Review by Sonia Thompson

Headteacher, St Matthew’s C of E Primary School

21 Jan 2024, 5:00

Book

The Review: Initium by Emma Turner

By Emma Turner

Publisher

John Catt

ISBN 10

1398389749

Published

29 Sep 2023

At St Matthew’s, we strive to be suited, booted and rooted in all things, ‘science of learning’. As a research school, evidence-informed practice is the way we support educators to realise the EEF mission – to break the link between income and attainment. So I was excited to read Emma Turner’s latest book. The roll call of experts offering praise for Initum is a veritable who’s who, which itself says a lot about its credentials.

Initium is the third book in Turner’s series focused on the primary curriculum. I loved the other two (Simplicitus and Simplictus Altium) and it felt to me as if she had covered all the key principle of primary curriculum design. So it was interesting to see her tackle one of the most under-researched yet currently most influential areas for primary leaders: cognitive science.

And tackle it she does! Turner is a seasoned primary practitioner and within each chapter there is a real sense that the work has been done and the questions have been asked. What emerges is a concise compendium of cognitive science as it applies specifically (but not exclusively) to primary schools.

In many ways, little in this book is new. If you have read any cognitive science-themed book or been to a ResearchEd conference, you will have read/heard much of the content. However, this is not cog-sci lite! What makes Initium stand out is its absolute laser focus on the nuances of the principles of cognitive sciences as they apply to younger students. Turner eloquently exposes the unique principles and practices required to deploy these techniques with children whose brains are still developing.

From the start, Turner articulates the powerful possibilities that knowing more about ‘the wonders of science’ offers to educators. From the preface onwards, the book is permeated with a sense of purpose and ‘privilege’ involved in growing our ‘understanding of the learning business for younger children’.

Turner begins by locating Geary’s ‘biologically primary and secondary knowledge’ at the heart of the practice for primary provision. She lays out the points and then asks the reader to consider their own settings and edicts, in light of the evidence, particularly for their youngest learners. As she states, ‘understanding this knowledge is fundamental to understanding cognitive load’.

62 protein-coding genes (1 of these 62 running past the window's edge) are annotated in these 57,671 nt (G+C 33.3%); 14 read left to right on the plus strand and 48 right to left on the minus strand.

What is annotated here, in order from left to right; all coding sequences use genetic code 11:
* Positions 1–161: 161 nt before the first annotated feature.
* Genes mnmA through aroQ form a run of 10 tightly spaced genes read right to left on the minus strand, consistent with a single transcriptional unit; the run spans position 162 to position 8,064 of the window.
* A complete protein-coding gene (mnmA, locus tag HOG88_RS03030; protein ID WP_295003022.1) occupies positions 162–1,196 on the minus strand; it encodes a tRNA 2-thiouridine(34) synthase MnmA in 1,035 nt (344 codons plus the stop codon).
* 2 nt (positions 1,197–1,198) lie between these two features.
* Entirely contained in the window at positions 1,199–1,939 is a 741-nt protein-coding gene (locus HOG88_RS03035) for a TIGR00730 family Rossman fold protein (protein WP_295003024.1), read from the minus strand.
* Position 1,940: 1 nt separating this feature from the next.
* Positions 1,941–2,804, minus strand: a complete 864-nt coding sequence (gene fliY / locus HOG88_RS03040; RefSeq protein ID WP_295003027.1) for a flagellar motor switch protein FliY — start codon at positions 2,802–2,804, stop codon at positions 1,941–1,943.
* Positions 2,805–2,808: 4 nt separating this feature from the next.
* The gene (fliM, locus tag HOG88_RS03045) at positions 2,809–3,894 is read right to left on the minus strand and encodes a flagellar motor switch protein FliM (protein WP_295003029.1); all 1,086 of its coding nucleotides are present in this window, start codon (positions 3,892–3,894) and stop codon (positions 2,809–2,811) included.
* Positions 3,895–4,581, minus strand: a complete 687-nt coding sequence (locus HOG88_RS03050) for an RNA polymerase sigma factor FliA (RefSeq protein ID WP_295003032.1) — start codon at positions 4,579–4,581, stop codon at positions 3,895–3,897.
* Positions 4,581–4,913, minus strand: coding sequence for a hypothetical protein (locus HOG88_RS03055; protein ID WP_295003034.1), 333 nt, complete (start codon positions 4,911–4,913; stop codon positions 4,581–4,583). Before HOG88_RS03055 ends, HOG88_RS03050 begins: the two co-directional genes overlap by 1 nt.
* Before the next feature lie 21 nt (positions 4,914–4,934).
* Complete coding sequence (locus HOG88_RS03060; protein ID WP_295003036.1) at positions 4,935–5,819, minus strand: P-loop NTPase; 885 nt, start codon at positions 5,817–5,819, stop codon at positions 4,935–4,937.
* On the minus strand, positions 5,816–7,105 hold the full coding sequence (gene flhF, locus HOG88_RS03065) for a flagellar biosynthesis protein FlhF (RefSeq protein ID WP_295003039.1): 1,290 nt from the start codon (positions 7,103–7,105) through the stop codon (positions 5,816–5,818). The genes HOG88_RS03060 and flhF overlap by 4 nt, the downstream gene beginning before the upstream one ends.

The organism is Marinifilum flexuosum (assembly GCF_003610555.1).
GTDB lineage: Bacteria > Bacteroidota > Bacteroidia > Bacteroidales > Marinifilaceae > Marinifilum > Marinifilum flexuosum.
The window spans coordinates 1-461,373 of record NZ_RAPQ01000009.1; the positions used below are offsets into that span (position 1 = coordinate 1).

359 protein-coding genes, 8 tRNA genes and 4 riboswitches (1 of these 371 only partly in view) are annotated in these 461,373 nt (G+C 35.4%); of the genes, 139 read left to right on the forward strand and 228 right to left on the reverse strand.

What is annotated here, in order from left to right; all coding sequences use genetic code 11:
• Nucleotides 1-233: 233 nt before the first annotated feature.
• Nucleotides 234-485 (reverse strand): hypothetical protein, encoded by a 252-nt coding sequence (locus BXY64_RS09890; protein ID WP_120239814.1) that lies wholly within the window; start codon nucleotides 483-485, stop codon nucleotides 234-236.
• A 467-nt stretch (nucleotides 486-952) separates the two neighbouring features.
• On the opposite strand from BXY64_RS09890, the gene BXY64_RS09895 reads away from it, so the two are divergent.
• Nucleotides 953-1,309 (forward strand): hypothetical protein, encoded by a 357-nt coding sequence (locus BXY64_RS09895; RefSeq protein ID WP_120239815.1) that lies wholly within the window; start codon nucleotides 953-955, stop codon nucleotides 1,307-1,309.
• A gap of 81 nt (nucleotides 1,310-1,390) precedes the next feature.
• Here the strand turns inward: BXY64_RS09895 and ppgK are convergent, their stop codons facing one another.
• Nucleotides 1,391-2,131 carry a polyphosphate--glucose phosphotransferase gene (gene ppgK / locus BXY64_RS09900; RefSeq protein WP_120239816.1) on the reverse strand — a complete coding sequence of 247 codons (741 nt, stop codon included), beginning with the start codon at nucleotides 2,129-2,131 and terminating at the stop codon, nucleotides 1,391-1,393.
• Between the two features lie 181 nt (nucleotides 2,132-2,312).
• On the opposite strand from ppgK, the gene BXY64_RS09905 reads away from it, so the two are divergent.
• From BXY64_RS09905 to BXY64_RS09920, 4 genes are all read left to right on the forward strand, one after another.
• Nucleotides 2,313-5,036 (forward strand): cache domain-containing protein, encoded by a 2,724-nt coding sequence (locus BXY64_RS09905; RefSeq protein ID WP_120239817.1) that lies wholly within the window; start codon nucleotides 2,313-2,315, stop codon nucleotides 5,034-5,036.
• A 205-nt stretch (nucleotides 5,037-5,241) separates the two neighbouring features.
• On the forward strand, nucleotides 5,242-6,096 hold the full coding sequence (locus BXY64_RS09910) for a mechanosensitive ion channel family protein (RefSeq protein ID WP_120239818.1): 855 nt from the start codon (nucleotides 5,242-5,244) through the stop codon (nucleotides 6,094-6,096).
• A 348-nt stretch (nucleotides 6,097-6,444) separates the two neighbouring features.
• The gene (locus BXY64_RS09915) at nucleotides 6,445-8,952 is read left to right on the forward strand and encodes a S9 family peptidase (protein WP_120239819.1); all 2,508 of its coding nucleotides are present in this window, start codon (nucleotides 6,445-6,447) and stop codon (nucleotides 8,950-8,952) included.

The book is permeated with a sense of purpose and ‘privilege’

The subsequent chapters – inevitably laced with Latin – lay out cognitive concepts and interprets them in light of what we know about a child’s brain. Turner uses each concept to cement her certainty that the uniqueness of primary can and must be preserved, no matter what.

Nowhere is this clearer that in Chapter 10, ‘Play, playfulness and primary pedagogy’. The science of play in unpicked and positioned as absolutely necessary ‘to develop the cognitive, we must therefore be cognisant and conversant in how to harness the power of play and playful pedagogy’. It is a thought-provoking read for any knowledge-rich die-hard.

Make no mistake,  there is no compromise on the fiercely primary-centred thread that runs through Turners’ trilogy of books. It is summed up in her section on ‘Task Design and Assessment’: “When we plan progression models for subjects with a similar fidelity and singular level of detail to those of a secondary subject department we can run the risk of fragmenting the beauty of the interconnected primary offer.”

To this end, Turner extends her celebration of primary practice in her conclusion. She begins by writing that ‘Teaching is legacy. Legacy is therefore duty… what we ensure is not forgotten will help shape the world…’.

She goes on to consider the position of education in some children’s lives. She challenges the reader to consider their part in the ‘legacy and beyond’. Will it be merely to ‘sculpt a brain’, or will it be to play a part in the ‘celebration of craftsmanship, human endeavour and beauty’ that research-informed approaches affords us, within the backdrop of the unique primary preserve we inhabit?

After reading Initium, I am certain that I and many others will continue to work on our evidence-informed ‘legacy and beyond’ with a newly re-focused ‘primary-rich’ lens.

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